During their visit the Iranian delegation signed a MoU which was done between the Planet Energy Pvt Ltd and Sunir Co of Iran for the joint development of a 50MW wind farm in Pakistan. The MoU was signed by Chairman Planet Energy Pvt Ltd, Tariq Sayeed and the Managing Director Sunir Co Reza Ebadzadeh. It is agreed that both companies would jointly invest in developing this wind farm. It is indeed a great development in the renewable energy sector, especially wind.
Bilateral trade and economic cooperation
Pakistan and Iran agreed to enhance bilateral economic cooperation in various sectors, including energy, railways, roads and trade, besides exploring the need for establishing a joint shipping company to boost maritime cooperation and mutual trade. The present volume of trade between the two countries showed that the bilateral trade potential is untapped. Pakistan and Iran should enhance their economic cooperation as the existing two-way trade volume has so far failed to benefit from the huge existing potentials between the two countries. The main problem is lack of physical as well as institutional connectivity between the two countries and proposed to establish Pak-Iran joint shipping company that would enhance connectivity leading to increase in bilateral trade. Lack of information is also an obstacle in the way of bilateral trade between the two brotherly nations and this goal could be achieved by frequent exchange of trade delegation and holding of joint trade exhibitions. For the 2006-07 period the total volume of trade was around US$ 573.30 million, out of which imports from Iran were worth US$ 405.8 million and Pakistan’s export to Iran accounted for US$ 167.5 million, reflecting a considerable trade gap of US$ 238.3 million against Pakistan. An analysis of bilateral trade shows that Pakistan is constantly in the negative balance. Cereals were the largest export items to Iran, which accounts for 44.89 percent of total exports. It is estimated that bilateral trade volume would be $ i1 billion up to 2008-09. It is strongly suggested that businessmen of Pakistan and Iran could initiate joint ventures in the sectors of agriculture, dairy & food processing, SMEs, oil & gas exploration, hydel & coal based energy projects, paper & paper board, sugar, cement, chemicals, transport and communication etc.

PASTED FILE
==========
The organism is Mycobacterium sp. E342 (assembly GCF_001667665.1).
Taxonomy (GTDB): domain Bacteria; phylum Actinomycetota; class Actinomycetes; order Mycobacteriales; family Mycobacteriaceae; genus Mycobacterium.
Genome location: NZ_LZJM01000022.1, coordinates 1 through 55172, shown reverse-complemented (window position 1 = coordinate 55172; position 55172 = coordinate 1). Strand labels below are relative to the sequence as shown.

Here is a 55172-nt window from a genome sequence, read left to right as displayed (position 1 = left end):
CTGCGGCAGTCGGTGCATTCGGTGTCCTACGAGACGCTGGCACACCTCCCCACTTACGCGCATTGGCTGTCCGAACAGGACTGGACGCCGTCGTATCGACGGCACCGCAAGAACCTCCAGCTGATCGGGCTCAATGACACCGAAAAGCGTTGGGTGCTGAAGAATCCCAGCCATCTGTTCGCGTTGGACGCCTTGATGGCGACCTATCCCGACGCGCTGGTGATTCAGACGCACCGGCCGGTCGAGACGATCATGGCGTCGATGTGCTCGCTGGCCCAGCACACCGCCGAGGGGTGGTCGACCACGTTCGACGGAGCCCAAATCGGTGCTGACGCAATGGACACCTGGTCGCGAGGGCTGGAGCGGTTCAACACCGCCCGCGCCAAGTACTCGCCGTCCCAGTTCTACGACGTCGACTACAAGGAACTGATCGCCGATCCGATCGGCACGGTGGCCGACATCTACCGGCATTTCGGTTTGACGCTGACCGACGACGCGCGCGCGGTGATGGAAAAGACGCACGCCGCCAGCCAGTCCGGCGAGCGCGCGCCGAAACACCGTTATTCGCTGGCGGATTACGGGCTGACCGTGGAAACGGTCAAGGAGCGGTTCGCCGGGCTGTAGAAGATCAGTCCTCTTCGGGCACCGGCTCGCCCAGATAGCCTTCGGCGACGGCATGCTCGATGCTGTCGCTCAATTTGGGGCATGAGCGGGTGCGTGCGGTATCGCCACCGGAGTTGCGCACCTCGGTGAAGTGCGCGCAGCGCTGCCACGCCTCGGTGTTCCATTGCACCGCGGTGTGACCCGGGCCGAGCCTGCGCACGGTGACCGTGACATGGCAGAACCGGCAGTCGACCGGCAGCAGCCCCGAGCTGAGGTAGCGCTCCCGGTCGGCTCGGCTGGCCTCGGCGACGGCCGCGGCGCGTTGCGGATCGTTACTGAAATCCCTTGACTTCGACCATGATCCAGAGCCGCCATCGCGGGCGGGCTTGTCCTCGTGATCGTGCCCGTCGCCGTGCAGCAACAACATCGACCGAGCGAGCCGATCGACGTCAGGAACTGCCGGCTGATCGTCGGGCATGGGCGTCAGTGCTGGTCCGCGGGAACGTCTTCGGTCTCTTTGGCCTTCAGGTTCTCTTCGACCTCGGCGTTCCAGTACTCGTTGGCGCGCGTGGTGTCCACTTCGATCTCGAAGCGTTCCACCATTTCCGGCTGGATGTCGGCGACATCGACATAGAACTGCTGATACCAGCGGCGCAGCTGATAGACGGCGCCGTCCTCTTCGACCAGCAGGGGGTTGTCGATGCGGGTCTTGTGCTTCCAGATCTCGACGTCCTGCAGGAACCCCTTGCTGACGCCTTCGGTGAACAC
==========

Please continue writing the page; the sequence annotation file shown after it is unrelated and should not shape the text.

Both the sides expressed their government’s resolve to promote bilateral trade and economic ties between two brotherly countries. Both the sides exchanged views on matters of bilateral interest and reiterated their commitment to strengthen mutual ties. Both the sides resolved that Pak-Iran JEC shall continue to deliberate on issues of joint economic interest that focus cooperation in energy, oil, trade and other sectors of bilateral interest to the mutual benefit of two countries. Both sides also agreed to promote cooperation between the ports of Chabhar and Gwadar and possibly ports of Shahid Jajaee and Karachi as well. In this regard both the delegations agreed to facilitate exchange of information and delegations from the respective ports.
During his recent visit the governor Fasihi signed 16 MoUs with chambers and trade delegations in short time and arranged meeting with 1800 members to enhance bilateral trade. He invited to President ICCI to send business delegation to Iran for enhancing trade as both countries have good relations. It is strongly suggested that Pakistan and Iran should make joint study on bilateral trade ties and their share in global trade. Iran should identify potential items of import and export between two countries. Pak-Iran Joint Committee on Road Transportation in their recent meeting promised to exempt Pakistani businessmen from undergoing medical tests at the time of submitting application for business visa.